Sandra (Marion Cotillard, Inception) receives some bad news from work. Her co-workers have voted that she will be fired. In exchange, they will receive a salary bonus. However, Sandra's boss says she has the weekend to convince them to vote otherwise and save her job. This frigid act of corporate cruelty sets in motion a chain of events that will totally alter Sandra's life.
The Dardenne brothers's Two Days, One Night is a tiny revelation. It's not only a masterpiece, but also one of the most emotionally engaging films I've seen in ages.
The burden of making a living to support your family can be a hefty weight. Sandra's happily married with two children, but has suffered from crippling bouts of depression. Her possible dismissal also rekindles long dormant flames of self-loathing. Writer-directors Jean-Pierre and Luc Dardenne's careful attention to detail and nuance help deliver scene after scene of heartbreaking naturalism. In many scenes, Cotillard acts against untrained, unknown actors to a truly astounding result.
It would have been so easy to make Sandra's co-workers into hateful, villainous caricatures. Instead the Dardenne brothers portray them in a dozen unique ways because, not so shockingly, everyone is unique. Everyone needs that money for a different reason. Some of the film’s finest moments lie in her co-worker's reactions to her plea.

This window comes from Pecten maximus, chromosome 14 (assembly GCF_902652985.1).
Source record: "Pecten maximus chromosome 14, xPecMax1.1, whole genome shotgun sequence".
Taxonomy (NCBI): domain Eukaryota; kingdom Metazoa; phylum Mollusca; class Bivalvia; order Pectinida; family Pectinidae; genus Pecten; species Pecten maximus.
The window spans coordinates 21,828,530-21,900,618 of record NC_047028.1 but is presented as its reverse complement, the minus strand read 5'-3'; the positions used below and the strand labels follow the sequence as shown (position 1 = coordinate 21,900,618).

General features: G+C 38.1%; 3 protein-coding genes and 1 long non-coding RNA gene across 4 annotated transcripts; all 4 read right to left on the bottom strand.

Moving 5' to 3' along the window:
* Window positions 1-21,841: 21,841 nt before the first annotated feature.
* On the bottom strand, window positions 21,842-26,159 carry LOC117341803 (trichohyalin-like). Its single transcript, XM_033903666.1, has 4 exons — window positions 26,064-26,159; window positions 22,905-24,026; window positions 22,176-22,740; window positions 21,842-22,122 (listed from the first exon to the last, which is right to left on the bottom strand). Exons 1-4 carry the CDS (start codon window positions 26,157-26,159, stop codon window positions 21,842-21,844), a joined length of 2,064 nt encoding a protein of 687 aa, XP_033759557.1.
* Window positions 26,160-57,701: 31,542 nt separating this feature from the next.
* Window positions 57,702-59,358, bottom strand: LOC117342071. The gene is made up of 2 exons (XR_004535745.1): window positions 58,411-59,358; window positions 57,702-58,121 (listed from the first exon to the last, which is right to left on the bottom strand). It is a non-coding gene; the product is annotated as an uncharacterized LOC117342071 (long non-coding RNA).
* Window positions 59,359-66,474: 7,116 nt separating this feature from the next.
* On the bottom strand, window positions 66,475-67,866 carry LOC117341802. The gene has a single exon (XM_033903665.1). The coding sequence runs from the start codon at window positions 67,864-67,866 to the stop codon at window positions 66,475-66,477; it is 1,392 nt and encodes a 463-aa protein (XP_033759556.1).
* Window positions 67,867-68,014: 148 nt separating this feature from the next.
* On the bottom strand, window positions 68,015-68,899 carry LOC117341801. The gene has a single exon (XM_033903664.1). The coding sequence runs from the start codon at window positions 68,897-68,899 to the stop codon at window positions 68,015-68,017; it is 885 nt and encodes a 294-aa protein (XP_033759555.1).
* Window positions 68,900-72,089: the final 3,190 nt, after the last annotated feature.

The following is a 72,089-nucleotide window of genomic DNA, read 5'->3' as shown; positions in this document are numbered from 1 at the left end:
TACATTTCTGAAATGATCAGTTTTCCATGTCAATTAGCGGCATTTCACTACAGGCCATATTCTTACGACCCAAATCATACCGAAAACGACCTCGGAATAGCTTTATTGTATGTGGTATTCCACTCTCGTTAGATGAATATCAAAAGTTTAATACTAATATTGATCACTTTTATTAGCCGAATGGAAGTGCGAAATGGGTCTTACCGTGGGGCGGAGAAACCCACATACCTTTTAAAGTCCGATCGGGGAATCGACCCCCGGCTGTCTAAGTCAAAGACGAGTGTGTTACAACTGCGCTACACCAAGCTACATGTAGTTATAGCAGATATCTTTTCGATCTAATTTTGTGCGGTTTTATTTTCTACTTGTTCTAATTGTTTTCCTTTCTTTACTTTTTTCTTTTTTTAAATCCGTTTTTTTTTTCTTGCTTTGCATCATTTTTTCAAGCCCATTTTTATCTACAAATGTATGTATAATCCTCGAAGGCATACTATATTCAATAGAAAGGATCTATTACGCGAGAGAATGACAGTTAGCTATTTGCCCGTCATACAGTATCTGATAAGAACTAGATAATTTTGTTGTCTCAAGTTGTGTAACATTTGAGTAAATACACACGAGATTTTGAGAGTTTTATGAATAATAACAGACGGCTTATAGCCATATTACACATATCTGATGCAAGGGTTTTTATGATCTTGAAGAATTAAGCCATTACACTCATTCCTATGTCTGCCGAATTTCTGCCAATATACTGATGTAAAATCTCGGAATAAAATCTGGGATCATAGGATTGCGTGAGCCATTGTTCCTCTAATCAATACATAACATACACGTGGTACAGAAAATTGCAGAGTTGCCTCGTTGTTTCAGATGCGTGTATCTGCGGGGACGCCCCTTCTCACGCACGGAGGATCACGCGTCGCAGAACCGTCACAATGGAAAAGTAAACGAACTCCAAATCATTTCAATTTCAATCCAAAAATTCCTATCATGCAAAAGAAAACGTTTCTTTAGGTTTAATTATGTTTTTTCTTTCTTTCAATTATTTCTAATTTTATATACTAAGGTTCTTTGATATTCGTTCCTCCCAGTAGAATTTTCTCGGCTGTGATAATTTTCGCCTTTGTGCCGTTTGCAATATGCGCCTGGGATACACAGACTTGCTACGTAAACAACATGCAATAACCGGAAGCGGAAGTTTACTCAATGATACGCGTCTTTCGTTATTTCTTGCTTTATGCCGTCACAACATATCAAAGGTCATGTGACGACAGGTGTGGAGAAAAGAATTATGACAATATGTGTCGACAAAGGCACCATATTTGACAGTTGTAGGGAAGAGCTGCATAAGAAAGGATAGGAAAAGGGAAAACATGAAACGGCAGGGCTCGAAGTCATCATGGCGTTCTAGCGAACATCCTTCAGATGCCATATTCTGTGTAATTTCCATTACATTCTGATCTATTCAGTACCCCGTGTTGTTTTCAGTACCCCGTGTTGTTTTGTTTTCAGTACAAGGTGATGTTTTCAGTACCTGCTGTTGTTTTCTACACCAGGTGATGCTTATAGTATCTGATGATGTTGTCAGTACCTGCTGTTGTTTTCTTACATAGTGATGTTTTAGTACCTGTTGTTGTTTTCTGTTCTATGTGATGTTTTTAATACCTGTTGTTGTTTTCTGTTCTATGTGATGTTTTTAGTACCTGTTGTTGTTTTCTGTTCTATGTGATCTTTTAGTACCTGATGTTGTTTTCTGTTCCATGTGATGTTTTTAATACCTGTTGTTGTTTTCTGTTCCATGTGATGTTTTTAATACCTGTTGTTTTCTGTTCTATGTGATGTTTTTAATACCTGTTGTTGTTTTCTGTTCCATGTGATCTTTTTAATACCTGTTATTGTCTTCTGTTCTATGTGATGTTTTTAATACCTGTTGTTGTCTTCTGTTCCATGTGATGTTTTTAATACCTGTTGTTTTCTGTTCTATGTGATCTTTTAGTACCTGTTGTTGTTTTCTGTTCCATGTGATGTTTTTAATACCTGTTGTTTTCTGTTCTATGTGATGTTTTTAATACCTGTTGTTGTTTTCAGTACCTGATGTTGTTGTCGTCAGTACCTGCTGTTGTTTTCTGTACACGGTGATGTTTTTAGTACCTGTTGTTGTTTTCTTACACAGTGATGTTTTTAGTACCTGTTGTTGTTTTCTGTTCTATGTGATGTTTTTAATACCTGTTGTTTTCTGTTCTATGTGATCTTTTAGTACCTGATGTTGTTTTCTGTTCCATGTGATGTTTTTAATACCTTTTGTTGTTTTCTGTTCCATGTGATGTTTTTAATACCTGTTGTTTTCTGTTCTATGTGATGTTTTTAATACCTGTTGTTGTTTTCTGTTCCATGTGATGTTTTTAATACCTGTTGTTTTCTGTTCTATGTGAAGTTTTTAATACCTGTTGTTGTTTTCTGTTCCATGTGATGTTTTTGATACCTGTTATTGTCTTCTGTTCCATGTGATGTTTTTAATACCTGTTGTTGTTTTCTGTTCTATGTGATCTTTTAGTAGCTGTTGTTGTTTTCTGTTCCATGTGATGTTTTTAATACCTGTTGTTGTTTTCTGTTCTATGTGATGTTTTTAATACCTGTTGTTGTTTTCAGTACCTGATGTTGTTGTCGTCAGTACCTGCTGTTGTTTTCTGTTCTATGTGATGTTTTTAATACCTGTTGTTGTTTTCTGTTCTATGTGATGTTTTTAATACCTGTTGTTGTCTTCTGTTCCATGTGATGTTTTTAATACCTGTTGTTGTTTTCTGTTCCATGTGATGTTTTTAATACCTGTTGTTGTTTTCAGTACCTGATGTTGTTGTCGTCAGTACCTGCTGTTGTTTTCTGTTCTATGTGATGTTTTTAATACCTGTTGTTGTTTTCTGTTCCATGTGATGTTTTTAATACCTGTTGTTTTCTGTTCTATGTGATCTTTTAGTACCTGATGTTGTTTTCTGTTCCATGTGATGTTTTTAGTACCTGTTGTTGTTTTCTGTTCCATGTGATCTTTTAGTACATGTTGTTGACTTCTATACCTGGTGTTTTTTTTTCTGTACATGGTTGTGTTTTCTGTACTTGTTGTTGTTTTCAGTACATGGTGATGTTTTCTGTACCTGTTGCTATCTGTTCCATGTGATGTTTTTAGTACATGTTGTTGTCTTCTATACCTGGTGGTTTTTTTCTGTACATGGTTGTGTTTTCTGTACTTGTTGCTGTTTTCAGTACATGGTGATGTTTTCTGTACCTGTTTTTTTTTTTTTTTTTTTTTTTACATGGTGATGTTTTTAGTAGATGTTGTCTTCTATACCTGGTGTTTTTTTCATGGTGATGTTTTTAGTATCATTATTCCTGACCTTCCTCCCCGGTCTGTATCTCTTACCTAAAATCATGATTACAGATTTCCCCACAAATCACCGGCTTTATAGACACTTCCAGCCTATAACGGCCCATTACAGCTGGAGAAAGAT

Shot in a stripped-down, neo-realist visual style, the film evokes a beautifully true-to-life feeling of identification. You eat, sleep and ride the bus with Sandra, living with her for every moment of this crucial weekend. Countless scenes bring to mind such neo-realist masterworks as Vittorio De Sica's Umberto D. and Abbas Kairostami's A Taste of Cherry.
Each reveal feels nearly magical. Plot twists that must have read rather plainly in the script jump to exquisite life as portrayed by Cotillard. Her performance is a textbook example of how an actor or actress can craft a fictional character that feels utterly genuine.
Two Days, One Night is a reminder that even the smallest stories can yield the biggest emotions.